If all is good, you'll have/want a consistant light-med. chalk tan on the porcelin (all around) & 80% down with no speckling, the lower 20% "that you can't see with the naked eye" you want a light-med. brown, thats your WOT (jetting), your timing mark is on the strap, you want that in the middle, sometimes there hard too read, heat range is useally measured from the threads, you want around 3 threads from the top base down showing color, the base should have at least 50/60% (sometimes dark/fluffy with pump gas).

Last edited by LJM97Z; 10-22-2012 at 03:54 PM.
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Old 10-23-2012, 07:27 AM
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Ok, here goes...

Its a 350 (1 piece rear main), crank turned .010"/.010", over sized bearings, stock rods, bored .060", hyperutectic pistons with .125" dome = -3.5cc, 882 cast iron heads, mild port work to the intake runners, 1.94" Int/1.60" Exh valves, 1.6:1 S/A roller rockers, Crane 100172 274-H06 cam and lifters set, hardened pushrods (shortened i believe), Edelbrock performer intake manifold, Holley 4777-1 650 DP (67 main jets, 76 secondary jets, 35 main nozzle, 25 secondary nozzle, 6.5 PV, pink cam on primary accel pump and I think black cam on secondary accel pump), carter rotary vane internally regulated fuel pump (6-7 psi), MSD e-curve dizzy, MSD 6T box and Blast SS coil. Initial timing is at 18, mechanical 15, vacuum advance 10 = 43 total timing. Its in a 1978 GMC Caballero (El Camino) 4 spd Saginaw 3.50 / 2.47 / 1.65 / 1.00 ratios, 2.73 rear gears w/ mini spool and 25" tires. (Still have alot of work to do...)

So I also had a set of R43T Delco plugs in when I was running leaded fuel and less timing. They looked to be too cold and carboned up. I can add pictures of those as well if that helps.
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Old 10-23-2012, 08:40 AM
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Quote:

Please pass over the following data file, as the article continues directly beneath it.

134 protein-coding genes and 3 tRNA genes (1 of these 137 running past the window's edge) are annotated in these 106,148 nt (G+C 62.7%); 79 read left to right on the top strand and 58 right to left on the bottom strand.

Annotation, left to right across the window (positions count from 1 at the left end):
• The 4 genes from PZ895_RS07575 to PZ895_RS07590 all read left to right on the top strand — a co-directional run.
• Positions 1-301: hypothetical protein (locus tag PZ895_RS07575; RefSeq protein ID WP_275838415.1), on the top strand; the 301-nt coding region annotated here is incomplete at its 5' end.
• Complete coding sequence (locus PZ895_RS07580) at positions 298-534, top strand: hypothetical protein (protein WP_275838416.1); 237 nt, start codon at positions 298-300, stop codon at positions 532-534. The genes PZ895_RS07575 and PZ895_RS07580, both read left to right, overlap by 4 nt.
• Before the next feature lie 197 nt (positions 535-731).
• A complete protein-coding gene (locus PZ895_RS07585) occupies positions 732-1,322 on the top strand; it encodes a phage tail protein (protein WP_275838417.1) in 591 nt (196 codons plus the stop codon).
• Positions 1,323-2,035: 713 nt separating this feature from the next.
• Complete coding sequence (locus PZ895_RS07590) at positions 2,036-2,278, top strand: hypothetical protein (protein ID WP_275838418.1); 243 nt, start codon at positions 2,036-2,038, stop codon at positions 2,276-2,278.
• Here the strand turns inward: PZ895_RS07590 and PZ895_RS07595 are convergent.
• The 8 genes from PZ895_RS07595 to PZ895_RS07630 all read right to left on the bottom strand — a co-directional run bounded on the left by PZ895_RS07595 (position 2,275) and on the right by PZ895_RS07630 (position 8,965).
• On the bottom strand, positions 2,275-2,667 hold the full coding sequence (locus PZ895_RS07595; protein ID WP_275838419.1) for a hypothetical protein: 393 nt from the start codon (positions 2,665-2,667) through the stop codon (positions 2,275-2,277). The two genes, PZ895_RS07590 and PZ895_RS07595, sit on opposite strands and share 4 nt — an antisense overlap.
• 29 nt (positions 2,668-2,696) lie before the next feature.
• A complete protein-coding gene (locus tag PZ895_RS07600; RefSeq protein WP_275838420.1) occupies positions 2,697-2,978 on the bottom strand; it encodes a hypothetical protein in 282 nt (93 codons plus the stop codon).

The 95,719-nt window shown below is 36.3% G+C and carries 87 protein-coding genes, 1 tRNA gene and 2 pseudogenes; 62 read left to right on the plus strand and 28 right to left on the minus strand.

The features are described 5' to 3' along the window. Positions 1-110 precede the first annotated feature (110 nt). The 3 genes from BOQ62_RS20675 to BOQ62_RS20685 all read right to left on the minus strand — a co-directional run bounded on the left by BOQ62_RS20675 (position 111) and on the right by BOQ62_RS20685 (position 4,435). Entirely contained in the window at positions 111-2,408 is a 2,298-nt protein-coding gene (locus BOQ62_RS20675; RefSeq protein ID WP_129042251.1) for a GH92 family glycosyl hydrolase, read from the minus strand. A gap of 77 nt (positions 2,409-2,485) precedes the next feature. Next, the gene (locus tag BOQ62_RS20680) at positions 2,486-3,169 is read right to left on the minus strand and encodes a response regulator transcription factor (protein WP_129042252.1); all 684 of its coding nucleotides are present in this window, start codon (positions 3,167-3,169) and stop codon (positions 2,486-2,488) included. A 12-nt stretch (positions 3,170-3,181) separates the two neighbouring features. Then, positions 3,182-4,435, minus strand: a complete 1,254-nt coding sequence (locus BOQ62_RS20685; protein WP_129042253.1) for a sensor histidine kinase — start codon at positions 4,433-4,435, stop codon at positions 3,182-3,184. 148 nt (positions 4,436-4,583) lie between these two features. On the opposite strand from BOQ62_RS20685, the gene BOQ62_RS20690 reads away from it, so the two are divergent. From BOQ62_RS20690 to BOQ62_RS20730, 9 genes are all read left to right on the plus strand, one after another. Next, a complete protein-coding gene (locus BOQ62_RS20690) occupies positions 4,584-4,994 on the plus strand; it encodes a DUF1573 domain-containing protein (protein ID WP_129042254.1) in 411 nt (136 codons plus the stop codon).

Originally Posted by Caballerokid View Post
Ok, here goes...

Its a 350 (1 piece rear main), crank turned .010"/.010", over sized bearings, stock rods, bored .060", hyperutectic pistons with .125" dome = -3.5cc, 882 cast iron heads, mild port work to the intake runners, 1.94" Int/1.60" Exh valves, 1.6:1 S/A roller rockers, Crane 100172 274-H06 cam and lifters set, hardened pushrods (shortened i believe), Edelbrock performer intake manifold, Holley 4777-1 650 DP (67 main jets, 76 secondary jets, 35 main nozzle, 25 secondary nozzle, 6.5 PV, pink cam on primary accel pump and I think black cam on secondary accel pump), carter rotary vane internally regulated fuel pump (6-7 psi), MSD e-curve dizzy, MSD 6T box and Blast SS coil. Initial timing is at 18, mechanical 15, vacuum advance 10 = 43 total timing. Its in a 1978 GMC Caballero (El Camino) 4 spd Saginaw 3.50 / 2.47 / 1.65 / 1.00 ratios, 2.73 rear gears w/ mini spool and 25" tires. (Still have alot of work to do...)



So I also had a set of R43T Delco plugs in when I was running leaded fuel and less timing. They looked to be too cold and carboned up. I can add pictures of those as well if that helps.
The R43T will be too cold, look into the Accel plugs at O"Reillys, I've been having good luck with them.
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Old 10-23-2012, 08:45 AM